A particular scenario that Freud covered in his psychoanalytic research was titled, “a child is being beaten”. The Doctor analyzed a common pleasurable dream of a child being beaten as a way of internalizing the Oedipal drama.

photo by Greg Marinovich

The faults of the Oedipal drama aside, what has always stuck with me is the abstraction of the common scenario, to the point where it becomes an archetype. In the phrase, “a child is being beaten”, is the simultaneous abstraction of any child, coupled with any aggressor. The passive construction allows the past tense of the verb to be considered in the present. It does not matter who is beaten by whom, or why. This is an abstract, but reoccurring beating, a scene that has happened countless times before, and is likely happening now. This is a historical beating, in the Heideggerian sense: any particular beating becomes connected to an entire history of beating, and the potential for beatings in the future.

It seems inappropriate to try and make a philosophical point with child abuse as a metaphor. But is not a purely philosophical abstraction. We abstract these sorts of terrible events on a daily basis, in particular, through photography. A recent photographer captured a Ukranian gay rights activist being beaten by neo-Nazis. In this photo, we are stunned not only by the sight of a beating, but from the photographer’s own abstraction. We can feel the presence of the photographer, whose instinct was to stand behind the camera to document the scene, rather than help the person being beaten. To the photographer, this was simply a beating, not this particular man suffering. When the shutter fired, it was not capturing the beating, it was capturing a man being beaten.

Our instinct might be to question the motives of the photographer who participates in abstraction rather than intervening, but this is hardly the first time that a photographer has made such a decision under pressure. Sometimes they regret it, like photographer Greg Marinovich, who photographed a mob killing a man:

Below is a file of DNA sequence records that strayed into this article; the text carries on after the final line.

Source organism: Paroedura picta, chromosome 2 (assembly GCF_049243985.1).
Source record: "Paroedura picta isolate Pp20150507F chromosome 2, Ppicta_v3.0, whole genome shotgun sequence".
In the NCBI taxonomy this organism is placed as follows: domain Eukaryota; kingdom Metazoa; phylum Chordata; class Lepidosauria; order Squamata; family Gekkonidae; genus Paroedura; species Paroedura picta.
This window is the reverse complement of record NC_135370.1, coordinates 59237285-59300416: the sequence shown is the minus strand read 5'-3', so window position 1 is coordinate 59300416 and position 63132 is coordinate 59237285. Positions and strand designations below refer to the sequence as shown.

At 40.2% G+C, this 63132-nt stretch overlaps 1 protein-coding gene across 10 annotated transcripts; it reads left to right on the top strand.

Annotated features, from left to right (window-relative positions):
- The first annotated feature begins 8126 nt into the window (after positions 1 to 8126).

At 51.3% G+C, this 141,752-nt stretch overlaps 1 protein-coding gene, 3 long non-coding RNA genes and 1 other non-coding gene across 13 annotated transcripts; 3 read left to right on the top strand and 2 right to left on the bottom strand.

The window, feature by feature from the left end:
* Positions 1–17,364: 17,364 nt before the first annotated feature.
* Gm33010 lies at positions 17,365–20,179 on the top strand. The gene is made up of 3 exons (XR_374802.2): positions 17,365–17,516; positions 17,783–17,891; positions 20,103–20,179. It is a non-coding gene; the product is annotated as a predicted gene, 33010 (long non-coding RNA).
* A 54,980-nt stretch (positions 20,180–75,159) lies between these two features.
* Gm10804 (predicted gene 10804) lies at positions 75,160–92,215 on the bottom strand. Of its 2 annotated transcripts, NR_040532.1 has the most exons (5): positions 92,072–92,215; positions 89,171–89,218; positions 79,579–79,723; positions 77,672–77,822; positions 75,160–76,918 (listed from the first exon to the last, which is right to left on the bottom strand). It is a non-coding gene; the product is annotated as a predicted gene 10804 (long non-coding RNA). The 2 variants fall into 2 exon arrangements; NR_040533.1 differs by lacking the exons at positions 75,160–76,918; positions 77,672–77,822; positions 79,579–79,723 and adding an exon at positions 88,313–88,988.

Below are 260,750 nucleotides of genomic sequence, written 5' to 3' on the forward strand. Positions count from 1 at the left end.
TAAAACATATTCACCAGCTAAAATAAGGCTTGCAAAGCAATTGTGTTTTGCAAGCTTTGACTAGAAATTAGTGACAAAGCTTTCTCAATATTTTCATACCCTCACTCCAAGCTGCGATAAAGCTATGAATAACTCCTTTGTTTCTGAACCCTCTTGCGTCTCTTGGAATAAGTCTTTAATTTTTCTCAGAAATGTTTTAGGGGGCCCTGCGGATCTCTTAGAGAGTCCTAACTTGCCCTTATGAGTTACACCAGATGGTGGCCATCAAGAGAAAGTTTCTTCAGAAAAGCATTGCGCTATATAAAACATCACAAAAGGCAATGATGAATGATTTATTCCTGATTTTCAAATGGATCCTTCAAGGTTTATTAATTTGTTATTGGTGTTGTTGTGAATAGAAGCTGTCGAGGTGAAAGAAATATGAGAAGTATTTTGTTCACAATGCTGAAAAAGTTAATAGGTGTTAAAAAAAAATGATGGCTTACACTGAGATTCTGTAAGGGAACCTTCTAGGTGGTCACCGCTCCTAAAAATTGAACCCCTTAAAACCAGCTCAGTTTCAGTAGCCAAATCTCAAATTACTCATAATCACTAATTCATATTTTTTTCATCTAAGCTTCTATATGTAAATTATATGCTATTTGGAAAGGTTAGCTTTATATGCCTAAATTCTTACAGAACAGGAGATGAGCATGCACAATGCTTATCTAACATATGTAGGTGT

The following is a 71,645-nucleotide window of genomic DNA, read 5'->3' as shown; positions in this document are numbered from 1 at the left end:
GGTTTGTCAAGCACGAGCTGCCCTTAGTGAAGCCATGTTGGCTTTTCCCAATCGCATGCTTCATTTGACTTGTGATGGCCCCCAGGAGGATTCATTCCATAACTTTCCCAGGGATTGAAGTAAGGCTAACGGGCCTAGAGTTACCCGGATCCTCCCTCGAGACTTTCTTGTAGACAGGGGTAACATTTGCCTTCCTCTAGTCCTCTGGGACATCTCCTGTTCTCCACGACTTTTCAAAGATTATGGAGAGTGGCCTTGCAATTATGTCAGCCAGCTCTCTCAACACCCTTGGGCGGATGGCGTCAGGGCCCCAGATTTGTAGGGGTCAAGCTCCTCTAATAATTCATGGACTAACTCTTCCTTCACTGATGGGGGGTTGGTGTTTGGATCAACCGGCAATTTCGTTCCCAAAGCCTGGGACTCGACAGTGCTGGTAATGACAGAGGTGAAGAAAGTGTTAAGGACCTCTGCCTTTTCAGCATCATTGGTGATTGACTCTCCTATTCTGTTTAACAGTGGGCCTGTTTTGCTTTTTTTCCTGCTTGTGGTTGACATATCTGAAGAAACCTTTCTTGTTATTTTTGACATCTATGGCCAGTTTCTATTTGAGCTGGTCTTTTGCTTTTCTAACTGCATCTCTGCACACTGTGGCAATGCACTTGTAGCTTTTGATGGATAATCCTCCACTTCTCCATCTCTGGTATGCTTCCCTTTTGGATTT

It was my first exposure to such a thing. And although, as a journalist, my reaction was fine, as a human being I felt I’d really let myself down. It wasn’t how I’d expected I’d react – I thought I’d try to intervene, or do something more noble. Yet I hadn’t. I was really quite torn up about that. I was gutted that I’d been such a coward. From that moment, I was determined that, no matter what, I’d try to intervene and save someone if I could.

But other times, photographers realize that their images could have larger power than their intervention could. Says photographer Graeme Robertson (from the same excellent piece in The Guardian):

For five years, I covered an awful lot of conflict – Baghdad, Afghanistan, all across Africa, the Middle East. The stuff that I saw there… On my first assignments in Iraq, I really struggled with it. It caused me so much stress, I got alopecia and lost all my hair all over my body. Just from thinking about all these things. The first time I experienced it, it actually stopped me taking images I really wanted to take or should have taken, because I was so mixed up and thinking, “Should I be doing this or not? I found it very difficult. But through experience, it’s sad to say, you get immune to it. And then you can concentrate on your photography, and you feel that is your power.

If you manage to get a picture that shows the scenario, that is you helping them. I’m not in this situation to help them physically, but that is what I’m on this planet to do.

I know of photographers who have thought, “I can’t not help this kid” and taken the kid away. And they’ve got themselves into so much trouble. Because they don’t know the situation or how things work. They have a different culture, different views, different medication, and often in a situation like that you end up being more of a hindrance than a help.

photo by Joe Josephs